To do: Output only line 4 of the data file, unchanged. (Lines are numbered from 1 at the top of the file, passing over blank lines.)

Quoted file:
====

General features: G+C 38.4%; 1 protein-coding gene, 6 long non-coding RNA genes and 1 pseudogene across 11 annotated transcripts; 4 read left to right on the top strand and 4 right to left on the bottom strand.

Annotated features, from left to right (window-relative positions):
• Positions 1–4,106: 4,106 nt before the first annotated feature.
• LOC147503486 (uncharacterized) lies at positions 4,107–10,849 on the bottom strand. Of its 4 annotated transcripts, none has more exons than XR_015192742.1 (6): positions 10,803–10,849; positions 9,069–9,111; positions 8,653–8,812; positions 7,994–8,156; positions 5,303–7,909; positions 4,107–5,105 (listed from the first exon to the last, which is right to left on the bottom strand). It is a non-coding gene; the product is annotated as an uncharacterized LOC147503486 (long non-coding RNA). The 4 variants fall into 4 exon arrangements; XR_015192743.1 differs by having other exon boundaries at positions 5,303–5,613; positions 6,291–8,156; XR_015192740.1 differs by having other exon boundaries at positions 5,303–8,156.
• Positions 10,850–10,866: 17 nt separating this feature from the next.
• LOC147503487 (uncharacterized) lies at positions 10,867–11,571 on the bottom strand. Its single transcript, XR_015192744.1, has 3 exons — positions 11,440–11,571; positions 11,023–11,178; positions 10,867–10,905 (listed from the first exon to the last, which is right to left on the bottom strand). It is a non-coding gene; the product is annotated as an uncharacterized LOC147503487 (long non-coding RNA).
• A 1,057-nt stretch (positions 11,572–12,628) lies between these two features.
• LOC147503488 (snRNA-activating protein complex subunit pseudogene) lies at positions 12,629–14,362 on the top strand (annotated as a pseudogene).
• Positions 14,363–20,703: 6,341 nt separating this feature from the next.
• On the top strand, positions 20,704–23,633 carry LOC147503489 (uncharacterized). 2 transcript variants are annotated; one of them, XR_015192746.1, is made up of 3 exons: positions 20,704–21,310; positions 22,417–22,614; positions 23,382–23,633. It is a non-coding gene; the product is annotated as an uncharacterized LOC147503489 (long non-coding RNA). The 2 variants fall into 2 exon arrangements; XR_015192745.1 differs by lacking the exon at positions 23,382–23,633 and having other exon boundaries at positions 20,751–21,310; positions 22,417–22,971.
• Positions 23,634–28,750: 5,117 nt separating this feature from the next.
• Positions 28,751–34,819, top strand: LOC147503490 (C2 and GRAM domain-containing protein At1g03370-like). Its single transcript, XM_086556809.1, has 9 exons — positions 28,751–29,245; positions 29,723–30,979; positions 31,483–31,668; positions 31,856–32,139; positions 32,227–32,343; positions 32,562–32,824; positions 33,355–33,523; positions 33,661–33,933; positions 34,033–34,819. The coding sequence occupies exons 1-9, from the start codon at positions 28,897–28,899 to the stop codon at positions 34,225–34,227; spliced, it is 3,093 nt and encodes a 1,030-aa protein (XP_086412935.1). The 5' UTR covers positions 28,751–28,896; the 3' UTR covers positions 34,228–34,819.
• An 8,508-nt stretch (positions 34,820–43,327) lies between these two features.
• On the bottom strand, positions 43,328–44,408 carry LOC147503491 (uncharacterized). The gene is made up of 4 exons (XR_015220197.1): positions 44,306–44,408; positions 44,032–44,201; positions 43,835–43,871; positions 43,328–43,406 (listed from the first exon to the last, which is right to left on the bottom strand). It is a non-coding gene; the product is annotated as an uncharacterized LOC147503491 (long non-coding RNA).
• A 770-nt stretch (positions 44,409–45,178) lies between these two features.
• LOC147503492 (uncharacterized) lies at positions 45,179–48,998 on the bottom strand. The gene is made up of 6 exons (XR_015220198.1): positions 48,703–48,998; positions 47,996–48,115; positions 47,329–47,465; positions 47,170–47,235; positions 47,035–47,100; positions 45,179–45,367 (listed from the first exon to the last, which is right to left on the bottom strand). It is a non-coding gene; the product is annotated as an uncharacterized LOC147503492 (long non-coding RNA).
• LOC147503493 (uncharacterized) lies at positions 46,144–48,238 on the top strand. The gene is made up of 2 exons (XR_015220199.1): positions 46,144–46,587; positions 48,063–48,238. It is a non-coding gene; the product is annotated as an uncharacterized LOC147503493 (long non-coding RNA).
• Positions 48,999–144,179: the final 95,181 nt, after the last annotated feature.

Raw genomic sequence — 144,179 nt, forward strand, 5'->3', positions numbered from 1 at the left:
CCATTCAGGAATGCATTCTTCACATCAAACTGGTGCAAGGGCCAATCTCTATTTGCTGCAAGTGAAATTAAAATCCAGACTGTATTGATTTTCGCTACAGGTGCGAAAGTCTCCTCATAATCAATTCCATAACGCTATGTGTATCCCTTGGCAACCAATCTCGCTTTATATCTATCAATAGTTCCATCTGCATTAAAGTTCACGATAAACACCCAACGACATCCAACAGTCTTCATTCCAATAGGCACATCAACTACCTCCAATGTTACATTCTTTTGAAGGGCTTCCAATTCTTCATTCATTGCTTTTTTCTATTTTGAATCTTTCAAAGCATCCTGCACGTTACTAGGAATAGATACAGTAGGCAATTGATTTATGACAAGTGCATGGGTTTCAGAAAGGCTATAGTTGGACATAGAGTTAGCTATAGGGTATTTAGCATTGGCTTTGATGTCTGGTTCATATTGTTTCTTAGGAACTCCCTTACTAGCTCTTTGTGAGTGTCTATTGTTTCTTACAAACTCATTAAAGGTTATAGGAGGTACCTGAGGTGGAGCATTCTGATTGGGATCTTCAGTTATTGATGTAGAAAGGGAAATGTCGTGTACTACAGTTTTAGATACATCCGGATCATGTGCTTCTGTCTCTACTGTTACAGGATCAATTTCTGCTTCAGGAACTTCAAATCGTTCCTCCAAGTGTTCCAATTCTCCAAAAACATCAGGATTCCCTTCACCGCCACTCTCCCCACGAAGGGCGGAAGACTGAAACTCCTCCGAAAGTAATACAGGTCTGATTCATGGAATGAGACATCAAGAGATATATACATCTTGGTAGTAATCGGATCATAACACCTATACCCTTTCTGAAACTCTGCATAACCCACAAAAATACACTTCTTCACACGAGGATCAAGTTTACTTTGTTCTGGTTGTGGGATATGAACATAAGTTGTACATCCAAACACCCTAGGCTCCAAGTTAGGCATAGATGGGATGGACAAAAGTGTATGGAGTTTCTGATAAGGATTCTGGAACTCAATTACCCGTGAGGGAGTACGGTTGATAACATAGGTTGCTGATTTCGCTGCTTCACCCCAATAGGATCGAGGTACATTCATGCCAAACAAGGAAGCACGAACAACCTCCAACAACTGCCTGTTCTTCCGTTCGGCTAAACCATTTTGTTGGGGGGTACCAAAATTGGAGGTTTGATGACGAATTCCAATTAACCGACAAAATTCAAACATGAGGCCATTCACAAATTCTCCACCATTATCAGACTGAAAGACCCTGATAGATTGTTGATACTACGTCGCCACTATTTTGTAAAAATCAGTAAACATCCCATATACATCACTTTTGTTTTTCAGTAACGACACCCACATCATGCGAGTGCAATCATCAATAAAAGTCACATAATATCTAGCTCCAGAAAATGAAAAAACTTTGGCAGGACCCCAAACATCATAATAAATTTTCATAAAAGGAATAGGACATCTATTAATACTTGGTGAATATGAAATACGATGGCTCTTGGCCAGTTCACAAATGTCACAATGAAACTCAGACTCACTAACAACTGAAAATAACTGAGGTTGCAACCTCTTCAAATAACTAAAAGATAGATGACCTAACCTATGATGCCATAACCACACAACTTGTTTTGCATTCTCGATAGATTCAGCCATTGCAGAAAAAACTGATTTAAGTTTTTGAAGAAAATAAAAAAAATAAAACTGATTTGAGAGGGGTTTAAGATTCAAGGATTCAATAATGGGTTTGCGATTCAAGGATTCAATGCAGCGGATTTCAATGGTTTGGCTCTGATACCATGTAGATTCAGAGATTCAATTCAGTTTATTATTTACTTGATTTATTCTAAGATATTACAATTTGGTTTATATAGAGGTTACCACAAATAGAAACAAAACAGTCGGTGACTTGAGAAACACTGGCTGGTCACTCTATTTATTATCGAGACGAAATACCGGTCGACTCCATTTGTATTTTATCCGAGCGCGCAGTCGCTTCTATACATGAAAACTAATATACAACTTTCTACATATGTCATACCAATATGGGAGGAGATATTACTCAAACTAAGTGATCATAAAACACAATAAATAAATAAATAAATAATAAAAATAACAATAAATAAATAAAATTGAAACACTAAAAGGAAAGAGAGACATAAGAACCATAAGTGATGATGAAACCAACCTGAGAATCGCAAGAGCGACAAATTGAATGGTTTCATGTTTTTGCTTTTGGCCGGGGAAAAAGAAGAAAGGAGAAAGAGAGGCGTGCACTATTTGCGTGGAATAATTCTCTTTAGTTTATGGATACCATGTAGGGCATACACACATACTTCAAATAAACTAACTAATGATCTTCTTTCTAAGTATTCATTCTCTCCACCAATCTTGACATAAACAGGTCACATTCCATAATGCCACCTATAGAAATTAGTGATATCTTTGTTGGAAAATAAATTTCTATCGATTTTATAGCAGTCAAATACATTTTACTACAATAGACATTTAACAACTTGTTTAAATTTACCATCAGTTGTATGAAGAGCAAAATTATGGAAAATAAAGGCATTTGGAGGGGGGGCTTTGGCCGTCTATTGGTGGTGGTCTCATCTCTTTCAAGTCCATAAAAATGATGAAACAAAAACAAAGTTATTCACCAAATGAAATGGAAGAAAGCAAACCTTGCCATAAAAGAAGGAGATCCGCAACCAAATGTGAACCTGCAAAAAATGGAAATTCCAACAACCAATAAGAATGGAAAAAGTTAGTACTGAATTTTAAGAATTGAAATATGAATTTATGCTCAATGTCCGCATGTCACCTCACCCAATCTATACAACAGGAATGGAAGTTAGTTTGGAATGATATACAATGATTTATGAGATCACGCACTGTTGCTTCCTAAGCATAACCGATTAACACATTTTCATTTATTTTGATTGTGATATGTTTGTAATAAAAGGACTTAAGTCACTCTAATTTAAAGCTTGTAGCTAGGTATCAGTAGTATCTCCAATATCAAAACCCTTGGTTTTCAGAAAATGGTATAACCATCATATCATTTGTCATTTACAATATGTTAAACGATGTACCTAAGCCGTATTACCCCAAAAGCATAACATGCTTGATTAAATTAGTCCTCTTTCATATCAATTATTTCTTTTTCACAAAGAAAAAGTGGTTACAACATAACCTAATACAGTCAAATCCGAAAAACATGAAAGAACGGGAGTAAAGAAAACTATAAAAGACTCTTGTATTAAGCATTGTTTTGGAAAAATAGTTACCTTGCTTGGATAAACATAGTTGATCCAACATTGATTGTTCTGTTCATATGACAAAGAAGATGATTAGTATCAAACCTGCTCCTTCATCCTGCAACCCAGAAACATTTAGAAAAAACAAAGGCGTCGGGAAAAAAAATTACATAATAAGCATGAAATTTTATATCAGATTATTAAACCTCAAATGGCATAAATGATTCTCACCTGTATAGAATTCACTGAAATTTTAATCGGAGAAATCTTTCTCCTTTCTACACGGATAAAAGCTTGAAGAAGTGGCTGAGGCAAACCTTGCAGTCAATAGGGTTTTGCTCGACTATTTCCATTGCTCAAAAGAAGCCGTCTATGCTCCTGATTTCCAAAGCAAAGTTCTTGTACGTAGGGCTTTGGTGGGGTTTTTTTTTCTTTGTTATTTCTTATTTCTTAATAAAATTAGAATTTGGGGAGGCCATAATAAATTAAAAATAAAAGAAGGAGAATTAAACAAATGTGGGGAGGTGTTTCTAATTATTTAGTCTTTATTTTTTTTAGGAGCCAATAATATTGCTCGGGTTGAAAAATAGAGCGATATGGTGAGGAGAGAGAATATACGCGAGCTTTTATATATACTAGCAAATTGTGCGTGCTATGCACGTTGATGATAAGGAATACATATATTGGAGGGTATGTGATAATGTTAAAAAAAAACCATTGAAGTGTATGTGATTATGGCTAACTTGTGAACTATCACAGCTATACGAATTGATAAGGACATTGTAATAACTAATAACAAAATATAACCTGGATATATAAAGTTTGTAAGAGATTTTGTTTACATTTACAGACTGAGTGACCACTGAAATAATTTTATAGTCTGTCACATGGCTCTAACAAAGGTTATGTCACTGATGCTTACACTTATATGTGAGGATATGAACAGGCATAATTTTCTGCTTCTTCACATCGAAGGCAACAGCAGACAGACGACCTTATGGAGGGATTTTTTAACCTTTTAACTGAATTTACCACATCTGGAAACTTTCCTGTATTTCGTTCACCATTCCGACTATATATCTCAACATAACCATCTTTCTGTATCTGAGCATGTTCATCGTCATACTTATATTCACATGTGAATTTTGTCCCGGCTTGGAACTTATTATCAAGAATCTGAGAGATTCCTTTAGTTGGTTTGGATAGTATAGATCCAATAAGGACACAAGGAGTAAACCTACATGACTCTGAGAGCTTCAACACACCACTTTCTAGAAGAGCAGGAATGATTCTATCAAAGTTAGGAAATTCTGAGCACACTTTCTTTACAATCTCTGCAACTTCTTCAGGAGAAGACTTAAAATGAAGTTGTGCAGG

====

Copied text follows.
• LOC147503486 (uncharacterized) lies at positions 4,107–10,849 on the bottom strand. Of its 4 annotated transcripts, none has more exons than XR_015192742.1 (6): positions 10,803–10,849; positions 9,069–9,111; positions 8,653–8,812; positions 7,994–8,156; positions 5,303–7,909; positions 4,107–5,105 (listed from the first exon to the last, which is right to left on the bottom strand). It is a non-coding gene; the product is annotated as an uncharacterized LOC147503486 (long non-coding RNA). The 4 variants fall into 4 exon arrangements; XR_015192743.1 differs by having other exon boundaries at positions 5,303–5,613; positions 6,291–8,156; XR_015192740.1 differs by having other exon boundaries at positions 5,303–8,156.